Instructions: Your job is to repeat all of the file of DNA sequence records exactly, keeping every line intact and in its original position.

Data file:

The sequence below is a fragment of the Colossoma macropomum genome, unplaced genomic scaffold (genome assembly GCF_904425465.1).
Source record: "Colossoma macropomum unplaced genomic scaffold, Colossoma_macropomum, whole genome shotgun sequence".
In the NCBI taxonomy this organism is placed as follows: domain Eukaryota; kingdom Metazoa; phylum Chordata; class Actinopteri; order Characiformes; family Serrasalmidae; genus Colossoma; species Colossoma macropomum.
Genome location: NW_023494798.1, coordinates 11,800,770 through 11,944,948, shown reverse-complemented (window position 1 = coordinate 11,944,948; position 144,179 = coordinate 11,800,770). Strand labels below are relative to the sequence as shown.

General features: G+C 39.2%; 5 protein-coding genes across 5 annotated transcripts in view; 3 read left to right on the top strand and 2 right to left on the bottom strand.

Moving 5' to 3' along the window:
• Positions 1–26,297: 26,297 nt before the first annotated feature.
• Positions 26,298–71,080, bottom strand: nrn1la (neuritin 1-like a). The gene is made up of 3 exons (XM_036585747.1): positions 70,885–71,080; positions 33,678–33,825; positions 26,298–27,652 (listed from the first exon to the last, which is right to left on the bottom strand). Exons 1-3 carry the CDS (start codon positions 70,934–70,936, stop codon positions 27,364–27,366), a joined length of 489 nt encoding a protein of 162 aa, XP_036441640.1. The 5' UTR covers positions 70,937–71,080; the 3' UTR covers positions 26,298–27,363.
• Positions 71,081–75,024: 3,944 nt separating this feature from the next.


The sequence below is a fragment of the Colossoma macropomum genome, unplaced genomic scaffold (genome assembly GCF_904425465.1).
Source record: "Colossoma macropomum unplaced genomic scaffold, Colossoma_macropomum, whole genome shotgun sequence".
In the NCBI taxonomy this organism is placed as follows: domain Eukaryota; kingdom Metazoa; phylum Chordata; class Actinopteri; order Characiformes; family Serrasalmidae; genus Colossoma; species Colossoma macropomum.
Genome location: NW_023494798.1, coordinates 11,800,770 through 11,944,948, shown reverse-complemented (window position 1 = coordinate 11,944,948; position 144,179 = coordinate 11,800,770). Strand labels below are relative to the sequence as shown.

General features: G+C 39.2%; 5 protein-coding genes across 5 annotated transcripts in view; 3 read left to right on the top strand and 2 right to left on the bottom strand.

Moving 5' to 3' along the window:
• Positions 1–26,297: 26,297 nt before the first annotated feature.
• Positions 26,298–71,080, bottom strand: nrn1la (neuritin 1-like a). The gene is made up of 3 exons (XM_036585747.1): positions 70,885–71,080; positions 33,678–33,825; positions 26,298–27,652 (listed from the first exon to the last, which is right to left on the bottom strand). Exons 1-3 carry the CDS (start codon positions 70,934–70,936, stop codon positions 27,364–27,366), a joined length of 489 nt encoding a protein of 162 aa, XP_036441640.1. The 5' UTR covers positions 70,937–71,080; the 3' UTR covers positions 26,298–27,363.
• Positions 71,081–75,024: 3,944 nt separating this feature from the next.